Approved by Dr. Luqman Javed
Raising chickens can be a fun and healthy pastime, allowing you to gather your own eggs and know where your dinner comes from. However, humans arenʻt the only ones who enjoy a chicken supper. To protect your flock, you need to know what animals are out to get them. For instance, do crows attack chickens? Crows rarely attack healthy adult chickens but have been known to steal eggs and eat baby chicks.
Keep reading to learn how to keep crows away from your chicken eggs as well as a fact that might surprise you about crows and chickens.
How Crows Eat and What It Means for Your Chickens
Crows are omnivores, meaning they eat both plant and animal food sources. Theyʻve been known to snack on insects, fruit, snakes, frogs, and yes, eggs. Crows are opportunistic feeders, which is a fancy way of saying their favorite food is whatever is the easiest available at the time.
When it comes to your chicken flock, crows will only try to attack and eat them if they donʻt have easier meal options available. Large adult chickens arenʻt easy for a crow to kill and eat which is why theyʻre generally safe. Baby chicks who stray too far from the protection of their mother hen could be at risk, however. Flocks of young chicks raised outdoors are also at risk of attacks from crows.
Crows pose the biggest threat to your egg production, especially if you keep free-range chickens. If eggs are left unprotected for whatever reason, crows could take advantage for a quick meal. Crows have also been known to help themselves to chicken feed, which isnʻt dangerous to your chickens but could put a dent in your wallet.
Because of their intelligence, crows are masters at figuring out just the right time to swoop in and carry away eggs or young chickens. So how do you keep your chickens safe?
How to Protect Your Eggs and Flock
While crows might not be the most dangerous predators youʻre chickens will face, many of the steps you take to protect from crows will also help keep other enemies at bay, particularly hawks.
To protect young or small chickens, keep them safe in a covered run or coop. Crows are less likely to attack if they have to put a lot of effort into it. Baby chicks are best kept in a secure brooder since they are more vulnerable.
To keep eggs for yourself instead of the crows, collect them at least once a day. Ideally, you want to encourage your hens to only lay indoors or in protected locations. Make sure you follow all recommendations as far as how much space and how many brooding boxes your hens need to help them feel comfortable laying.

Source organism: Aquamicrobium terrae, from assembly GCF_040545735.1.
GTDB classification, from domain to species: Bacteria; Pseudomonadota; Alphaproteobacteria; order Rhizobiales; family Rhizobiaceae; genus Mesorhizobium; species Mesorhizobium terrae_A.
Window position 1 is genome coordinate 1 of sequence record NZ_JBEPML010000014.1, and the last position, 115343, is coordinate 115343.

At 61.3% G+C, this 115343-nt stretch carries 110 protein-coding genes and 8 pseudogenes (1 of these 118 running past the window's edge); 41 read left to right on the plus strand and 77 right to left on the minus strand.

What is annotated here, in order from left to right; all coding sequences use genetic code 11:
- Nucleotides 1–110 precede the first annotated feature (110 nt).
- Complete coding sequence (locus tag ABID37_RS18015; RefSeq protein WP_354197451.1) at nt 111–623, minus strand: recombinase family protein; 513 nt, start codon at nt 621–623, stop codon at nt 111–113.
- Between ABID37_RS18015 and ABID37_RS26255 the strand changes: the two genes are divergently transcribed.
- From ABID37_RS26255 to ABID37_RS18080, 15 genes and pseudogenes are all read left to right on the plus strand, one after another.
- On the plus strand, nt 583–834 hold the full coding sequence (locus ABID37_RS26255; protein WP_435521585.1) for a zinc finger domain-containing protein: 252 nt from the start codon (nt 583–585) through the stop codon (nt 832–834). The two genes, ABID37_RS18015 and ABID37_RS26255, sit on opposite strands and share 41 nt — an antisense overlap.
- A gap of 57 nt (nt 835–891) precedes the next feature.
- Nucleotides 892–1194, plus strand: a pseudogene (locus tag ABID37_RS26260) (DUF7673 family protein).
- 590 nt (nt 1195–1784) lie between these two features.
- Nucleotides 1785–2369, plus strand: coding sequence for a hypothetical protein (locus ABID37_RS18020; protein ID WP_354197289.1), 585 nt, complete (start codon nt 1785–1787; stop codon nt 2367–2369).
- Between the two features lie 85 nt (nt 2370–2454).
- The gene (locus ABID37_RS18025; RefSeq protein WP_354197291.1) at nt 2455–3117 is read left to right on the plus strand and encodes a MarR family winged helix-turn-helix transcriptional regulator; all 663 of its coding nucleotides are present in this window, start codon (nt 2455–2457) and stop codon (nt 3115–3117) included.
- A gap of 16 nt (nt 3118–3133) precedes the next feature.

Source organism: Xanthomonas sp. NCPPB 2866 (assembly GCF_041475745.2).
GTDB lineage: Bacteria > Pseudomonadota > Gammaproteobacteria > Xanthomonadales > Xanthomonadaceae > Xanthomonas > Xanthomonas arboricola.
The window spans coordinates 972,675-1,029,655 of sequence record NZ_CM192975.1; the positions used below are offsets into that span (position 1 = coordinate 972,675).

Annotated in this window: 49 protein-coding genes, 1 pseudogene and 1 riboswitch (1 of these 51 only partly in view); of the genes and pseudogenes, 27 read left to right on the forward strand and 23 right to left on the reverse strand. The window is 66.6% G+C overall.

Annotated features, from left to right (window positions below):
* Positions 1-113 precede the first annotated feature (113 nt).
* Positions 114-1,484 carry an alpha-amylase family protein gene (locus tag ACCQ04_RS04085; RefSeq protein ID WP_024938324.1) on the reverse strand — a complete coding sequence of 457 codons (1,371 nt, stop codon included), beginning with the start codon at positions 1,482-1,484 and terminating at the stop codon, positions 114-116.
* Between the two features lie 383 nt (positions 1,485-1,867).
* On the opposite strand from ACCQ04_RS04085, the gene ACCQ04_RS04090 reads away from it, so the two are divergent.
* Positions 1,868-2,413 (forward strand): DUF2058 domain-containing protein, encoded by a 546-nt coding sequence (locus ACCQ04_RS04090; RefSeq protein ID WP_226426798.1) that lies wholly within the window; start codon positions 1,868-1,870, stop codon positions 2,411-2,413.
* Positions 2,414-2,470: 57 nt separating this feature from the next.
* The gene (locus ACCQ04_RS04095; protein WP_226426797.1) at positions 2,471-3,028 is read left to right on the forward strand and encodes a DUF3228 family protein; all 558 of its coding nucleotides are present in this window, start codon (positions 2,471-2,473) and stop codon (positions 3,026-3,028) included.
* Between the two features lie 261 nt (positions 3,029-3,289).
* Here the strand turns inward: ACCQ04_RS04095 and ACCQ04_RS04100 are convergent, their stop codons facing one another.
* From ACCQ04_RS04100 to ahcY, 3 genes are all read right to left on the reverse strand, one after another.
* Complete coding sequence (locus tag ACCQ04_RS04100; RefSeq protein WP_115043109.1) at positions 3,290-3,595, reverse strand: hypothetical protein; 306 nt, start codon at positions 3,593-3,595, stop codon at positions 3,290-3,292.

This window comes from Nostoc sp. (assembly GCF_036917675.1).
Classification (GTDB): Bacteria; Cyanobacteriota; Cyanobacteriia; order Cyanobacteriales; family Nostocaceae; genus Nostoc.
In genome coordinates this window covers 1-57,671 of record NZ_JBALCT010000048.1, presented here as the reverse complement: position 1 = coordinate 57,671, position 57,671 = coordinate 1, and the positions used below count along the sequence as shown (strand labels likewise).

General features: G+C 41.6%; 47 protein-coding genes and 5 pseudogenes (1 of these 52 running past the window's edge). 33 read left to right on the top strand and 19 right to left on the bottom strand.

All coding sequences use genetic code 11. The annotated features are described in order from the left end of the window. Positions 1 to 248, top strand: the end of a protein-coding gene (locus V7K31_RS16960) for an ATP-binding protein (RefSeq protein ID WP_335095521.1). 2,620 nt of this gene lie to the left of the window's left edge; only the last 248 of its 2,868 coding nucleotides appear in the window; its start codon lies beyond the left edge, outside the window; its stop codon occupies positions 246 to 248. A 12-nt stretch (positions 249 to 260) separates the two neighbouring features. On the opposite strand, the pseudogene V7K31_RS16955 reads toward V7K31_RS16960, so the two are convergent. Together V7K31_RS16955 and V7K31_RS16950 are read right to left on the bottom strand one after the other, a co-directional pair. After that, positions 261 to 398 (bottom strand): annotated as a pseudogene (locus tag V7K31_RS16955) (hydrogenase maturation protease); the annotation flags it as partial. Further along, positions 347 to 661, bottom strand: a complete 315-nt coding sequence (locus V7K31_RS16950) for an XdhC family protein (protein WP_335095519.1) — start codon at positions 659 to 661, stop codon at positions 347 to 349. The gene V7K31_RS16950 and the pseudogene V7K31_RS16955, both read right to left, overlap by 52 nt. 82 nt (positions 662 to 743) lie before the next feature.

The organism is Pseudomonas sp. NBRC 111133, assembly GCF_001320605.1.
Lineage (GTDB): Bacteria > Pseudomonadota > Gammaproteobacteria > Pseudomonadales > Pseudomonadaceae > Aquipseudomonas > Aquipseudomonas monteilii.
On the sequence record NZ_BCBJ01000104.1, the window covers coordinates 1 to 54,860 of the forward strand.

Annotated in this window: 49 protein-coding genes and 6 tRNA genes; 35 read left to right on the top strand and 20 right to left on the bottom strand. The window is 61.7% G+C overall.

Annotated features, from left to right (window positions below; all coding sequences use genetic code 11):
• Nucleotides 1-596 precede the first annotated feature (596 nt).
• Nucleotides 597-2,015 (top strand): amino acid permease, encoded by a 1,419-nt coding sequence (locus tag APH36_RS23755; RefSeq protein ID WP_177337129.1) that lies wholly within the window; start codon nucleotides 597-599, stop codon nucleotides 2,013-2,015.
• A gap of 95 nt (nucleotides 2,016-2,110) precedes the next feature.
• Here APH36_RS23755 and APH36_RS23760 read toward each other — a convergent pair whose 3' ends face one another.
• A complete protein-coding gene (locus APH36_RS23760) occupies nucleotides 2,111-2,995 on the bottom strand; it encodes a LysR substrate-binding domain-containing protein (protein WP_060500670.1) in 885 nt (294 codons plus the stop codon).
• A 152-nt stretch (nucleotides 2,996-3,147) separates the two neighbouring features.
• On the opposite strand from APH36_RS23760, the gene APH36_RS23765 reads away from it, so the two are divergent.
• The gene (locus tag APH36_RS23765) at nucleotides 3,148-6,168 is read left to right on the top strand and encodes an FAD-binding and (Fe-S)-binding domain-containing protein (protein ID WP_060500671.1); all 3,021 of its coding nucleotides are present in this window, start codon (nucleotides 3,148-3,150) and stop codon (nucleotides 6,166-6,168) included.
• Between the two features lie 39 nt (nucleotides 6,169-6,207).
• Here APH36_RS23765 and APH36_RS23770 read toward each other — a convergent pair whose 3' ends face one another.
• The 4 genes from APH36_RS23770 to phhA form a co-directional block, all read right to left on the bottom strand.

If you simply want to discourage crows from hanging around your chickens or your garden, anecdotally, you may try hanging CDs (if you donʻt know what these are, ask your parents) around the area. The reflection of the sun off the CDs may help scare off crows but you will need to move them around to keep the crows from getting used to their location. There is no definitive proof of this working though, and this tip remains largely anecdotal only.
Surprise! You Might Actually Want Crows Hanging Around
Yes, crows might help themselves to your eggs or your chicken feed but many chicken keepers donʻt mind having them around. Crows have been observed mobbing hawks and chasing them away. If crows hang around your chickens, they will be on the alert for hawks in the area as well.
If a hawk is lurking nearby, crows will sound the alarm and may even band together as a flock to chase off the bird of prey. Many chicken owners will sacrifice a few eggs to take advantage of the crows’ anti-hawk guardianship. Providing feeding stations or perches can help you attract and keep crows in the area of your chicken flock.
Crows can be both a blessing and a curse for chicken keepers. The good news is, your adult chickens are probably safe from crow attacks and there are simple steps you can take to protect chicks and eggs. Having crows around can help keep your flock safe from other predators like hawks as well. If crows are becoming a problem for your flock, donʻt take any drastic steps to harm or relocate them without checking with the proper authorities first. Crows are often protected under environmental laws.
Featured Image Credit: alicepaipai, Pixabay